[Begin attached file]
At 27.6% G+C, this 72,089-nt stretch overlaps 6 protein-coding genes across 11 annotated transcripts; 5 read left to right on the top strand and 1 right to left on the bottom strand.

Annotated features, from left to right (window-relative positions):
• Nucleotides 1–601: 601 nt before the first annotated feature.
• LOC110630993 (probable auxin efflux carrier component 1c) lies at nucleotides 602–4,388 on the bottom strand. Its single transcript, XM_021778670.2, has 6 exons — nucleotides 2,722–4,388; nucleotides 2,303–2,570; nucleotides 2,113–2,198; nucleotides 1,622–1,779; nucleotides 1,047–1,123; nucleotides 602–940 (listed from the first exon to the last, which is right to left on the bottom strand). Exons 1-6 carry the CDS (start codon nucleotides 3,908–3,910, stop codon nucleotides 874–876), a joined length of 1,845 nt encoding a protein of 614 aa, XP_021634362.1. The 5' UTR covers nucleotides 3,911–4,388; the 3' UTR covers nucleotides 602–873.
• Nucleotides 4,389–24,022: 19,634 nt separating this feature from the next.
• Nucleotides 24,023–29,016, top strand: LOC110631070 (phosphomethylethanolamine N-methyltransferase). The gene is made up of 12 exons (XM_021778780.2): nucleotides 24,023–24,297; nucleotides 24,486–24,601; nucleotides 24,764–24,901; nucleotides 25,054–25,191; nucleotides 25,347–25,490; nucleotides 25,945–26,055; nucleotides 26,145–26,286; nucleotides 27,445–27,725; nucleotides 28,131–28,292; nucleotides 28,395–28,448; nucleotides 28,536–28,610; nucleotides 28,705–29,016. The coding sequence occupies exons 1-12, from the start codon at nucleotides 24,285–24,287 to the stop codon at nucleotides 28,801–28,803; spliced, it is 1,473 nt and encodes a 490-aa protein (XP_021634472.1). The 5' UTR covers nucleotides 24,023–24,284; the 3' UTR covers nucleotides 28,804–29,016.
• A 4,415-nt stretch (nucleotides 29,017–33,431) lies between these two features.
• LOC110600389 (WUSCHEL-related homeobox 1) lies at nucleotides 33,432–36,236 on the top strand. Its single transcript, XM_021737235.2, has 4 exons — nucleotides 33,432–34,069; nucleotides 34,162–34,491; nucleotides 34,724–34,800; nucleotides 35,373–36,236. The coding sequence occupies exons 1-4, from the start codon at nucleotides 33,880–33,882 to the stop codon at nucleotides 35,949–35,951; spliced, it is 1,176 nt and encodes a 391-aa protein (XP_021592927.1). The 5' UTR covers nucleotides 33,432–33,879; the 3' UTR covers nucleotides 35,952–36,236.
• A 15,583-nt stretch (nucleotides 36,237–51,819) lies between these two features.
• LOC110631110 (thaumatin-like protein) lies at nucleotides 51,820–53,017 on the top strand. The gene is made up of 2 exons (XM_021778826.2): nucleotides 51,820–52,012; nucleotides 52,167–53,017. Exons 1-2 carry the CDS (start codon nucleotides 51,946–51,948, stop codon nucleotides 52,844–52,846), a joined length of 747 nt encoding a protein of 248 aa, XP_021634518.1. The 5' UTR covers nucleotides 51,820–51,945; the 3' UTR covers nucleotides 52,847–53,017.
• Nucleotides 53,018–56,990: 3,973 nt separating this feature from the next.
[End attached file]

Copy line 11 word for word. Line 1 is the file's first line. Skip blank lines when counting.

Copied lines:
• Nucleotides 53,018–56,990: 3,973 nt separating this feature from the next.